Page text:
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5 Tips for Keeping Social Anxiety at Bay

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The holiday season is upon us, which for many, can mean an uptick in social engagements – the company holiday party, the neighbor’s grab-bag gift exchange, the New Year’s Eve gatherings, and so on. For those suffering from social anxiety – an excessive fear of being judged negatively – it can be a particularly unnerving time of year.

People with severe social anxiety have few friends, drop out of school, and may even be unable to work or leave their home. Milder, and much more common forms of social anxiety, take their toll in myriad ways. People who experience lower levels of social anxiety report missing out on opportunities for meeting new friends and widening social networks, engaging with old friends and renewing bonds, professional networking, dating, and feelings of frustration and loneliness.

The good news is there are many things you can do to help alleviate and deal with social anxiety. Below are six tips to keep in mind and help get you through this year’s holiday gatherings:

#1 Normalize your anxiety. Anxiety is our natural and normal response to perceived danger – the body and mind prepare for fight or flight by producing adrenaline. Without adrenaline, we can’t perform at our best. Concern about what others think is natural, too. Humans evolved as a social species and depend on one another to survive. Fear of negative judgment helps ensure harmony in groups.

It is helpful if we can be both aware, and appreciative of, our biological imperatives relative to anxiety, and recognize our bodies are just reacting they way they were designed to.

#2 Remind yourself that anxiety isn’t reality. Everyone has a steady internal monologue of thoughts that impact mood and energy. Social anxiety feeds on thoughts that exaggerate danger, foresee dire consequences, and attribute negative judgments to others. Thoughts like, “This party will be terrible”or “I feel nervous, and everyone can tell”sow seeds from which the physical experience of anxiety – racing heart, cold sweat – grows.

Thinking this way is just habit. And, like most habits, it can be changed.

Be aware of your thoughts. What are you telling yourself when you feel nervous about entering a room… making small talk with stranger… being with people you haven’t seen in a long time? Keep a record of each situation (the notes section of smart phones is a handy place to do this); briefly write down your negative thoughts and the level of anxiety you experience. Anxiety producing thoughts are almost always distortions and exaggerations – “everyone is staring at me”… “I have nothing interesting to say”… “I gained 10 pounds and everyone is thinking about it”.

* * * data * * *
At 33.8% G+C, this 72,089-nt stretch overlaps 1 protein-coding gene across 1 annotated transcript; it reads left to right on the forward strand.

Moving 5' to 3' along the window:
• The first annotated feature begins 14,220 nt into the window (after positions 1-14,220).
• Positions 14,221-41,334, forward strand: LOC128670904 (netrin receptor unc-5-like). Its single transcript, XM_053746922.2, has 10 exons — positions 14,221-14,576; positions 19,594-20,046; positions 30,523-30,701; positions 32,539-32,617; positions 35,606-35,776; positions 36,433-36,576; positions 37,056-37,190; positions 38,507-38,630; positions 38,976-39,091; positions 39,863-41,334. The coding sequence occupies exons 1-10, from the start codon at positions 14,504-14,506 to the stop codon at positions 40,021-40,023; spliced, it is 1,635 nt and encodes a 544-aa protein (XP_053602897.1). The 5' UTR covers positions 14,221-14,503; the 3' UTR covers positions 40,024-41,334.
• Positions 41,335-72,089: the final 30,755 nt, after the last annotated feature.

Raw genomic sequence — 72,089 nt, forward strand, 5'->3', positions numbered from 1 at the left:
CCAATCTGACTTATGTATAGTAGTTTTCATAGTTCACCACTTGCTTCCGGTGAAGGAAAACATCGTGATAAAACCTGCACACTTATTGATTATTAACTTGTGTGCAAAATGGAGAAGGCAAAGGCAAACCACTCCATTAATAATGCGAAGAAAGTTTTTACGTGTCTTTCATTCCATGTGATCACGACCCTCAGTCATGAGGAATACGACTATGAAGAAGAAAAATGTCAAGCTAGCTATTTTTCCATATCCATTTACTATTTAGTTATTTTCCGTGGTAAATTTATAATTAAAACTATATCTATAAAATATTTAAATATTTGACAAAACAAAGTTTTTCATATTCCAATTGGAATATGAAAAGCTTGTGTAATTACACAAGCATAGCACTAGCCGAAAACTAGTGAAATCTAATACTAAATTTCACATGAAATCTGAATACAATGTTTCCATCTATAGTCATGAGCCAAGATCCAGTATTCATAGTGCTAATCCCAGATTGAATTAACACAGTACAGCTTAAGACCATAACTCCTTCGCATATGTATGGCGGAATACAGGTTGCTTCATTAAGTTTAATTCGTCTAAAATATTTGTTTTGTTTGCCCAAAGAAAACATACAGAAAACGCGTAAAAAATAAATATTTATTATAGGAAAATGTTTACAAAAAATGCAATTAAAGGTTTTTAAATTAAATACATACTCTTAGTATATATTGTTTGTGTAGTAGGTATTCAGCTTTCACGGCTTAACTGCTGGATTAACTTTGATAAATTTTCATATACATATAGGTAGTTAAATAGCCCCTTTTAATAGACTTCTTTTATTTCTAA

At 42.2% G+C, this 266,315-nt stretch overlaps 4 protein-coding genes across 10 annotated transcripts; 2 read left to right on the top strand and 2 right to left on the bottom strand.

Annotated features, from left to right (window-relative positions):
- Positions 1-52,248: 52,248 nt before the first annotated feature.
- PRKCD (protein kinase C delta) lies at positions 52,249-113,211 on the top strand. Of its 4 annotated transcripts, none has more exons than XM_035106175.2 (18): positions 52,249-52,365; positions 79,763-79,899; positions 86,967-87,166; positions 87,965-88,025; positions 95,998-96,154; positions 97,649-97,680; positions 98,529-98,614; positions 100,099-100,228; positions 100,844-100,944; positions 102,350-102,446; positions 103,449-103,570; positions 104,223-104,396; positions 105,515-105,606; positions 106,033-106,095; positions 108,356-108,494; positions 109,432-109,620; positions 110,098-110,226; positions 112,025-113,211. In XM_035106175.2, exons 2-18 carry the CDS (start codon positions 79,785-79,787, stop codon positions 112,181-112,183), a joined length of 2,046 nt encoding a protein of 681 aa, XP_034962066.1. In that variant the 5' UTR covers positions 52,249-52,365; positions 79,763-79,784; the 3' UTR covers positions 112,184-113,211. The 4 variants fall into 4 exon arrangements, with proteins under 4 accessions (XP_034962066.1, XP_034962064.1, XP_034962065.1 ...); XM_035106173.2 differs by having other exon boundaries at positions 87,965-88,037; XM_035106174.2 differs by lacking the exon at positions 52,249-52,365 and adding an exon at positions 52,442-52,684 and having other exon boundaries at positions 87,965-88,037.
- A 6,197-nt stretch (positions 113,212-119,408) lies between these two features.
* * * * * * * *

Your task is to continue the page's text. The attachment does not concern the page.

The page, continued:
The antidote isn’t positive thinking but realistic thinking. Examine your anxiety producing thoughts critically and correct them. For example:

Internal critical voice: You attend a holiday work lunch with people you don’t know well or interact with often. You think, it will be a disaster… I’ll have nothing to say… Everyone will know how anxious I am.

Realistic correction: Lunch will probably go well… I’m usually articulate and make a nice impression… And if things don’t go perfectly, it won’t be the end of the world. We’ll enjoy the food and break from work, and that’s what people will remember.

#3 Fight anxiety with your breathing. One of the ways anxiety becomes heightened is when we dwell on the idea of it growing worse. By breathing deeply and slowly from your belly, you can begin to mitigate this phenomenon. Practice laying down with your hands resting over your stomach. To start, blow out all the air you can. Then take a slow, deep breath in through your nose for a count of five. Notice your abdomen rising, and then exhale to the same count of five, and feel your abdomen flatten.

After you become accustomed to this kind of breathing, practice it while sitting, standing and eventually in the course of your daily activities. Soon it will feel easy and natural.

Then whenever you start feeling anxious, be aware of your breathing. If it is shallow, rapid, and not from your belly, consciously shift to slow abdominal breathing.

#4 Shift your mental focus. Anxiety turns your attention inward. You notice your heart racing… You worry that your hands are shaking…You wonder what negative thoughts people are having about you. This is certain to increase your anxiety.

Instead: get out of your head and focus your attention on the task itself. If you are talking to someone at a dinner, practice maintaining eye contact and active listening. Think about how he or she might be feeling, rather than what to say next.

If anxiety continues to build, focus on neutral factors… The color and texture of the carpet… The feel of something you are holding in your hands. Such a shift in focus will interrupt the anxiety cycle and let you be attentive and present.

#5 Learn to tolerate discomfort and uncertainty. This is not easy, but with practice, most people can get there. We have a tendency to like things to be clear cut in order to be able to anticipate what’s to come; in other words, surprises throw us off and make us uncomfortable. Unfortunately, life doesn’t always cooperate. Not everyone will like you. Not everyone will approve of your every action, your outfit, your new hairstyle, and so on. But if you can learn to come to terms with the idea that you can’t control everything, you can free yourself from a lot of unnecessary discomfort. Learning to go with the flow is possible, and we can all benefit from the act of acceptance.

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"It is never too late to be what you might have been." ~ George Eliot